But when the brothers finally met, Esau ran to embrace and kiss Jacob. Esau graciously accepted the generous gifts of livestock that Jacob sent ahead to appease him (Genesis 33:1-11). Jacob remarked that seeing Esau’s face was like seeing the face of God (Genesis 33:10). This tender reunion after years apart seems to portray a genuine change of heart in Esau toward his brother.
Could this later reconciliation with Jacob also reflect a softening of Esau’s heart toward spiritual matters and the God of his father Isaac? While Scripture does not explicitly say, it does seem Esau bore no ill will toward Jacob in the end. Perhaps with age and maturity Esau recognized the triviality of his youthful choices to sell his birthright and absorb himself in fleshly pursuits. We can hope that Esau’s heart had softened over the years and he was reconciled to the loss of his blessing and inheritance.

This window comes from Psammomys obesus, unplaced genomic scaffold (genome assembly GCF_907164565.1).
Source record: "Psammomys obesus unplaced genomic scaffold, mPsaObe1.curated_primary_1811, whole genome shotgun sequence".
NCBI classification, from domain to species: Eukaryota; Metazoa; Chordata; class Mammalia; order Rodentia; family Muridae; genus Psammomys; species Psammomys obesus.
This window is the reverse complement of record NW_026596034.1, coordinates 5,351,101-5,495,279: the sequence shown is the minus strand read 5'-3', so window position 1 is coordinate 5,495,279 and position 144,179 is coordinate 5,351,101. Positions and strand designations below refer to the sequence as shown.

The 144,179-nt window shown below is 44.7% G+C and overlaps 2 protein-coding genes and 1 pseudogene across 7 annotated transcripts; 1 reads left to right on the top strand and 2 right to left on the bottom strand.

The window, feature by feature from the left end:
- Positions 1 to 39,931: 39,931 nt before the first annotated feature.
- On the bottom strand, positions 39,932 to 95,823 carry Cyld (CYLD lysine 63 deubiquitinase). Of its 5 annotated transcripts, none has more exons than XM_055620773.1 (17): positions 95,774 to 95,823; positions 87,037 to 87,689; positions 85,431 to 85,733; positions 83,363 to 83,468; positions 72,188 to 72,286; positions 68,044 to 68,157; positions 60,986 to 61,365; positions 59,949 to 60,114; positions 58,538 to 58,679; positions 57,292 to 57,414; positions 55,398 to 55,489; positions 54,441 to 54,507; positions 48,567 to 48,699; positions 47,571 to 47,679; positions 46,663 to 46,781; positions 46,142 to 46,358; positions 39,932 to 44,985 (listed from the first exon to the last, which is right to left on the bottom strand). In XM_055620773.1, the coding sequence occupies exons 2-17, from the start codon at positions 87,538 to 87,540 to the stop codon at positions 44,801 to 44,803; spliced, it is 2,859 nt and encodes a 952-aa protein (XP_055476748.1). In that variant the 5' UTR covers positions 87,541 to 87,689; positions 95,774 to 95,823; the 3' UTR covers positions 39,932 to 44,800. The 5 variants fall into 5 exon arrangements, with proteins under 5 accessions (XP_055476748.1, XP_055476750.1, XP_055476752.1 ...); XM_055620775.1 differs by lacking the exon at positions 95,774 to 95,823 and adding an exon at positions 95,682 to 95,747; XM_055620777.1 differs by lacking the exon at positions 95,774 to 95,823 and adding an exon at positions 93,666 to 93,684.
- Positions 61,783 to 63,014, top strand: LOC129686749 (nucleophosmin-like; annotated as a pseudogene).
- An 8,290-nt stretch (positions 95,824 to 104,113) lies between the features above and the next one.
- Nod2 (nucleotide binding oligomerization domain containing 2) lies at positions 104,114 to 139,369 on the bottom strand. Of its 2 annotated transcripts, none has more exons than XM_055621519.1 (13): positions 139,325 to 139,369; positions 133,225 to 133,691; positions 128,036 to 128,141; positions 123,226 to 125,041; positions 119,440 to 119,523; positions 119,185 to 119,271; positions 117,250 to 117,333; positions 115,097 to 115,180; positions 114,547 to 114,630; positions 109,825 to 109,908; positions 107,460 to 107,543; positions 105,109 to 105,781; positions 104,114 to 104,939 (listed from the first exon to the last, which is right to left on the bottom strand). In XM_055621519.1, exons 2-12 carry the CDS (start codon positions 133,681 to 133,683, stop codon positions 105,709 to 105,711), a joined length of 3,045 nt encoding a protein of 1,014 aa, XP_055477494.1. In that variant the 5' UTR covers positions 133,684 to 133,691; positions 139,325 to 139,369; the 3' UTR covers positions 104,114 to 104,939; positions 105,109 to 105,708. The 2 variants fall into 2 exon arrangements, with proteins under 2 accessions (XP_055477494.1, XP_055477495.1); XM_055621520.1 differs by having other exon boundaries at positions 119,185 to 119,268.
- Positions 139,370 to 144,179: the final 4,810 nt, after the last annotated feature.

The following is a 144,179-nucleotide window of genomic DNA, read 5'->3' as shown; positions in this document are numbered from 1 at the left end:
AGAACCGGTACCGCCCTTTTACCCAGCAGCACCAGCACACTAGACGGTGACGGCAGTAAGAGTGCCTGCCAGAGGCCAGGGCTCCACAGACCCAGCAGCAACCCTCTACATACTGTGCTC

Assessing Esau’s Spiritual State
With these major events of Esau’s life in mind, let’s synthesize the biblical evidence regarding Esau’s character and possible repentance.
Despised His Birthright
The Genesis and Hebrews accounts both paint Esau in very negative terms regarding his lack of value for spiritual things. In a rash moment of fleshly weakness, Esau esteemed his birthright as worthless compared to some quick stew. His willingness to casually throw away this sacred honor showed that his heart was far from God at this time. This understandably led to him being labeled as profane and sexually immoral (unholy).
No Place for Repentance with Isaac
The Genesis account tells us Esau was deeply distraught when he learned that Jacob had stolen his blessing from Isaac. Esau wept and begged his father to have any blessing at all, but it was too late (Genesis 27:34-38). The blessing had been given, and Isaac refused to take it back from Jacob. The writer of Hebrews confirms that Esau found no place for repentance at that time, though he sought it diligently with tears (Hebrews 12:17).